From Nipple to Bottle: Transitioning from Breastfeeding to Bottle-feeding
Maybe your maternity leave is over or your baby is less interested in drinking milk ever since they started eating solid food – whatever the reason, transitioning your baby from breastfeeding to the bottle is not easy for any mother.
More than just meal time, breastfeeding is also a bonding moment for a mother and her baby. However, time will come when you have to transition your baby’s feeding habits from breastfeeding to the bottle and it won’t be easy.
If you feel that it’s time for your baby to transition, you can try some of the tips below:
- Check your baby’s readiness
The best sign to see if your baby is ready for bottle feeding is to let your baby decide.
At around 6 months, babies are usually well into eating solid food. This would be the best time to slowly ease them to the bottle since they are starting to get their nutrition elsewhere and will nurse less often.
If you’re not yet ready to introduce your baby to solid food, take a look at how to ease them into it here.
- Pick the perfect time
You cannot just change your baby’s feeding method from breastfeeding to bottle feeding abruptly. It has to be done subtly. Pick a time of the day when they do not really care about drinking milk to introduce the bottle. Don’t use the bottle during the morning’s first meal or the last meal at night. These are the times when the baby is most attached to breastfeeding. Try a time in the afternoon when the baby is playing or distracted so they won’t notice the bottle.
- Let someone else bottle-feed him
Babies tend to associate feeding with their mother’s breast. This is why it’s hard to convince them to drink from the bottle when the mother’s breasts are nearby. Ask for help from either your husband, or someone else with you, to feed them using the bottle. Be sure to stay in another room while they do so that baby does not see you. That way, your baby can keep their special bond of breastfeeding with you.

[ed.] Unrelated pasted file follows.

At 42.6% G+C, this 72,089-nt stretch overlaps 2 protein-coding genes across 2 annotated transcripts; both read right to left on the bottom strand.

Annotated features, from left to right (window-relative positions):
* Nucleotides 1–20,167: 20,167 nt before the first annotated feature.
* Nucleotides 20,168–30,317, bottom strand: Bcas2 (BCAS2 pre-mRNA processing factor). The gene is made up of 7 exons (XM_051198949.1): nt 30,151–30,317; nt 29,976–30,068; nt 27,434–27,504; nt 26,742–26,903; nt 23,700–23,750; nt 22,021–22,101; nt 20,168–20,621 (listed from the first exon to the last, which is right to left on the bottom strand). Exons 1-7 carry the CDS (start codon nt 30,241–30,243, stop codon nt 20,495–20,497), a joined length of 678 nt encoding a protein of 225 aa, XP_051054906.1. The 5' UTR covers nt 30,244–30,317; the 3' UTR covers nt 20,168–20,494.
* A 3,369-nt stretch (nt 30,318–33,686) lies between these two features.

- Find the right bottle
Your baby will not be receptive to just any kind of feeding bottle. Finding the right bottle is a trial-and-error method. Find a nipple with holes that aren’t too big, as this can cause sputtering and gagging in your baby. On the other hand, don’t use bottles whose holes are too small or else your baby will have to work harder to get the milk out. Use a nipple that’s similar in shape to their pacifier. This also means having the same material their pacifier is made of. If their pacifier is made of latex, get a bottle nipple that’s also latex. Finally, try rubbing some of your breast milk on the nipples of the bottle so your baby will think that it’s still your nipple.
- Ease your pain
Some mothers stop regularly breastfeeding their children once they have successfully transitioned to bottle-feeding. In case you want to stop breastfeeding, your breasts may become painful because it takes a while for them to stop producing milk. You can try these steps to ease the pain:
- Chill your breasts. Applying a cold, damp cloth reduces the pain in them. Surprisingly, chilled cabbage leaves work best for this situation too as they take the shape of your breasts.
- Empty some milk. Pump some milk out of your breasts and refrigerate the breast milk to bottle-feed your baby at a later time. This removes some of the pain. Be careful not to empty them however as your brain might think that it needs to produce more.
- Leave your breasts alone. Be sure not to touch them too much. Massaging them sends a signal to your brain to produce more milk.
Transitioning from breastfeeding to bottle feeding is not something that can be done overnight. It’s a slow process that involves a lot of patience for the mother. This is why transitioning your baby takes a lot of effort and time from all members of the family. But once your baby has successfully transitioned, it will all be worth it.
If you want to talk to our EQ Support, click here.